Murdered: Soul Suspect Review: Collectibles — The Game
Games work at creating fantasy worlds in which players can do things they otherwise can’t in the real world. Some things games do better than others.
They’re pretty good at making you into a world-class digital soldier, simulated football coach or virtual race car driver. They’re significantly less good at making you into a cyber detective.
Murdered: Soul Suspect trades the more traditional elements from police games, like shooting bad dudes and chasing them with cars (and sometimes shooting them from cars), for an emphasis on gathering clues and solving crimes. Unfortunately, like many other games that attempt a focus on crime-solving than criminal-destruction, Murdered is haphazard about giving you the tools to really detect. Even though you play a ghost detective in Murdered, the crime-solving itself varies wildly as an enjoyable and challenging experience.
Without decent detective work going on, Murdered unfortunately struggles to be much of an engaging experience. While it creates an interesting mystery to solve through the course of its plot and provides some round, intriguing characters to follow through it, there’s just not a lot to do, and when the game throws crime-solving and clue-gathering at you in earnest, the experience almost always oscillates between dull and frustrating.
Murdered: Soul Suspect
Platform: PC (Reviewed), Playstation 3, Xbox 360, Playstation 4, Xbox One
Developer: Airtight Games
Publisher: Square Enix
Release Date: June 3, 2014
Back to the premise: in Murdered, you play a detective who also is a ghost. You are, in fact, murdered in the game’s opening moments, and spend the rest of the game trying to figure out who killed you in order to secure your ability to “move on” to the Afterlife. It’s the whole “unfinished business” sort of ghost story, the business being a serial murderer known as the Bell Killer who you’re determined to move over into the “finished” basket.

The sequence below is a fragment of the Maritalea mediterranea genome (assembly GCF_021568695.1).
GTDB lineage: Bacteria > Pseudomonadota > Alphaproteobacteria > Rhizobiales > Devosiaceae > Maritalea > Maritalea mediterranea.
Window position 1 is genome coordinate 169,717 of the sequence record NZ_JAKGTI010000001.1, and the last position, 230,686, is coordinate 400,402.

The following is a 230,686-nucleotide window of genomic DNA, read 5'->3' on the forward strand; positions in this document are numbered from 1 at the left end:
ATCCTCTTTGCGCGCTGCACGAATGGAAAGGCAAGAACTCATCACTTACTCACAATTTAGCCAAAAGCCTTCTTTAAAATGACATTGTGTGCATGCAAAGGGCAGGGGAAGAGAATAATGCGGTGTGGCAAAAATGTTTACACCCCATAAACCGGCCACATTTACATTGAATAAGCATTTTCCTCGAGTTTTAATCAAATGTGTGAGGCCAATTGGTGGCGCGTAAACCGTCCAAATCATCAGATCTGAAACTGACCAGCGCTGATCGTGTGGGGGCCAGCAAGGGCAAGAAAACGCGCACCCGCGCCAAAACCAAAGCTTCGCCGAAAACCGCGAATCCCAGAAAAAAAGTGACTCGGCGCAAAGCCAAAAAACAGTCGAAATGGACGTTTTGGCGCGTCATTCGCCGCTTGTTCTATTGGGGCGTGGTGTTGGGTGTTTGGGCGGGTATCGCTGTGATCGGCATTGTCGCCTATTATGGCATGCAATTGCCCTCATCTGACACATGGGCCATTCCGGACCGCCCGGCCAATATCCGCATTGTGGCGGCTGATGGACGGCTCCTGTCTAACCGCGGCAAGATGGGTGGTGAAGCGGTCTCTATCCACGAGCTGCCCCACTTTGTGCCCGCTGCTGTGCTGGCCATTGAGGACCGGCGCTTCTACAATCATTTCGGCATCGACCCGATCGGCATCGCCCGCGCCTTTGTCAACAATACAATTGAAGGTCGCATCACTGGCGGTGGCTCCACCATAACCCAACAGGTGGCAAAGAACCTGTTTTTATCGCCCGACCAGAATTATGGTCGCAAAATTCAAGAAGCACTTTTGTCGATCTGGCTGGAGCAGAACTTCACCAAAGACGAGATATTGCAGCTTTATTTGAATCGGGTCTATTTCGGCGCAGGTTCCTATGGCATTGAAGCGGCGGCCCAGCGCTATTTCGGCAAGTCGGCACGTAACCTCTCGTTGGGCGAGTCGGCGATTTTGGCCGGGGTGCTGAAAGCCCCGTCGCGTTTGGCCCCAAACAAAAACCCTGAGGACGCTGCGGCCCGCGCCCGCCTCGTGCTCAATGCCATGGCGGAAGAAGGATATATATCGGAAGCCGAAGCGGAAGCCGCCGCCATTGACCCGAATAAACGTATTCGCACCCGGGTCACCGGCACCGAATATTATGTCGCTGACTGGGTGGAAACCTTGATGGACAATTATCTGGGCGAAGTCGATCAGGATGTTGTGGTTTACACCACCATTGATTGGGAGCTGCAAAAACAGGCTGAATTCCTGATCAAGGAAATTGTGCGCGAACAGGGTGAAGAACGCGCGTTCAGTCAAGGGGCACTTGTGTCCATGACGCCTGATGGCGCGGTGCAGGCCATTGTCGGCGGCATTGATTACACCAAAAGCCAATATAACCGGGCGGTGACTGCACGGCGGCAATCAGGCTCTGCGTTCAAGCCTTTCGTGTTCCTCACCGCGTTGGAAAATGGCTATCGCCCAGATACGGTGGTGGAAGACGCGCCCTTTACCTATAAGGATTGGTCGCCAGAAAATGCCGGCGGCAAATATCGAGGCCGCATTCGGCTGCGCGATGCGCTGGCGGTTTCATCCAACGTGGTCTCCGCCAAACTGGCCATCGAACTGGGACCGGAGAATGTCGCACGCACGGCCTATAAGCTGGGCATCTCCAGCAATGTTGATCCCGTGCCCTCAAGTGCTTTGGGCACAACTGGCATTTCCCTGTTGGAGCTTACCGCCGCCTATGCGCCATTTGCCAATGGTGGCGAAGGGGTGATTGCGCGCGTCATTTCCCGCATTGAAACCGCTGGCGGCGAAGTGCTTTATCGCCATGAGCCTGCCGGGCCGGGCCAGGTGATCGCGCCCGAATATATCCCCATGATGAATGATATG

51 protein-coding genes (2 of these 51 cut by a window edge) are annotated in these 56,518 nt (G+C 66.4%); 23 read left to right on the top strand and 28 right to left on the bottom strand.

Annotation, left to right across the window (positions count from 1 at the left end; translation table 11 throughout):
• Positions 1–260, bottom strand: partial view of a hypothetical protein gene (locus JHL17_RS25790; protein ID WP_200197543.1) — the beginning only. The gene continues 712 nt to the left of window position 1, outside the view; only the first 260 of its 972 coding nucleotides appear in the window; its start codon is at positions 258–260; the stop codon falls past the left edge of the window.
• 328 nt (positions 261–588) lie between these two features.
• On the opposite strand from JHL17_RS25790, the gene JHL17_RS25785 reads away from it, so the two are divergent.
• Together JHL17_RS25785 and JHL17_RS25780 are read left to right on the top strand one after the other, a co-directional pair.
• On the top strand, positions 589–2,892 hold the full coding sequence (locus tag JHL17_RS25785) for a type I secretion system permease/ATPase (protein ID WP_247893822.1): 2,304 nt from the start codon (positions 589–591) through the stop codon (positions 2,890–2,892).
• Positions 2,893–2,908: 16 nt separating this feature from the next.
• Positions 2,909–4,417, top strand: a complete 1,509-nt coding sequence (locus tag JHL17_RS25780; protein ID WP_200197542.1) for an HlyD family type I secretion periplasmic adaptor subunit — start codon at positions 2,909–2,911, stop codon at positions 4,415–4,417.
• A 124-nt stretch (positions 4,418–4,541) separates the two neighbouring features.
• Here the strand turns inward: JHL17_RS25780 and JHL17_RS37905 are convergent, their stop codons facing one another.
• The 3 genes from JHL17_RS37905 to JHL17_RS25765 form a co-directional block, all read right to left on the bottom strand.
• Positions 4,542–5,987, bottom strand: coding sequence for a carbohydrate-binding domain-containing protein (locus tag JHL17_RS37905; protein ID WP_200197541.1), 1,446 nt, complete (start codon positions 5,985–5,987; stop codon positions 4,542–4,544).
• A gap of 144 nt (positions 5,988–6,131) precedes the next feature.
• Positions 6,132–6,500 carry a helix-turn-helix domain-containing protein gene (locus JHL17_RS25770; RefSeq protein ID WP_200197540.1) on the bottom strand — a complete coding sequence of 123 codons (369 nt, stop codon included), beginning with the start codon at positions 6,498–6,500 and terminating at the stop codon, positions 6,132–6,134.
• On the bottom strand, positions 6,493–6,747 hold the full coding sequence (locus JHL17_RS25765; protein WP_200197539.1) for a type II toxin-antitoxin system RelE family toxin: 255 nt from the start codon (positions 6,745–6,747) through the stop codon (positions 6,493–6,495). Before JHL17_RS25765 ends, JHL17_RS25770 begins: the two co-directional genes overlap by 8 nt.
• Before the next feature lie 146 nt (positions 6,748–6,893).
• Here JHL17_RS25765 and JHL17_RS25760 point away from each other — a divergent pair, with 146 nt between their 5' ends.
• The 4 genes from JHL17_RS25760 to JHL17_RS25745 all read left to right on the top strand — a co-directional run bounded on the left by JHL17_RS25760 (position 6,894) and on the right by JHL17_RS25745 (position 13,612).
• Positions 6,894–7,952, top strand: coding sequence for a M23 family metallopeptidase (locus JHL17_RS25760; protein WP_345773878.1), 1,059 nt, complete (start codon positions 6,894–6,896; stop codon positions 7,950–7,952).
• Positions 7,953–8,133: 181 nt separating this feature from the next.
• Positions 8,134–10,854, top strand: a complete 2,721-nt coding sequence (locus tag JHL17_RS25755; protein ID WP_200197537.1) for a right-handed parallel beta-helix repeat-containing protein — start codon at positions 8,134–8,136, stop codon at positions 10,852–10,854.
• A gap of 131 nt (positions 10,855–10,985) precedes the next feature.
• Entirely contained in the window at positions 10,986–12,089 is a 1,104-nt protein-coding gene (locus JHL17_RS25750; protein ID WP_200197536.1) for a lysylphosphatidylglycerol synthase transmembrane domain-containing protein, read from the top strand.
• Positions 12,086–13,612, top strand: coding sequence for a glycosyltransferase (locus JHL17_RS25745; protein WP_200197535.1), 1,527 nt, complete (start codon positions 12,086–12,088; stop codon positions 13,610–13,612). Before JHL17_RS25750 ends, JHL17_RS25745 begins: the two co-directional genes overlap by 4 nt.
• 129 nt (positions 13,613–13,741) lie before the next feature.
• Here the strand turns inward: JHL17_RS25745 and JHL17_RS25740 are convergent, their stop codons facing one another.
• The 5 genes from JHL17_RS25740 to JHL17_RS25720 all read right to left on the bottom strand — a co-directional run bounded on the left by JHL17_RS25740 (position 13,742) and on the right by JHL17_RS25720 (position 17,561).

The game takes place in Salem, Mass., with all the attendant witch history that goes with it. Couple that with the story of protagonist Ronan, a guy who grew up on the mean Salem streets, did time, and then met his future wife and with her help and the help of her brother, became a cop himself, and there’s a decent recipe for a compelling story within Murdered. And in fact, the plot, although a bit predictable, is far and away the game’s best feature.
Ronan himself is a character who’s informed by a number of competing values that make his trip through ghostly Salem more than a run-of-the-mill detective story. His ultimate drive is to be reunited with his wife, but he’s also unwilling to leave his cop buddies hanging with the killer on the loose, and he often finds himself using his detective skills to help other ghosts throughout the game who are unable to move on themselves. You can also uncover bits of backstory about Ronan along the way that help to further round out his character, as well. Altogether, as game characters go, Ronan is relatable and fleshed-out enough to hold players’ attention, and if you like him enough, finding out what happens to him can be the reason you need to stick around through the whole of Murdered’s story.
That story is almost always pushed forward by completing investigations, and that’s accomplished by, more or less, picking stuff up off the ground. Interactive clues mostly comprise that stuff, often tipped off by police markers at crime scenes, and analyzing clues gives you information about what happened at the scene. You can also do things like possess nearby people to see what they’re looking at, or use various clues you’ve discovered to trigger a person into remembering something that would be useful to you.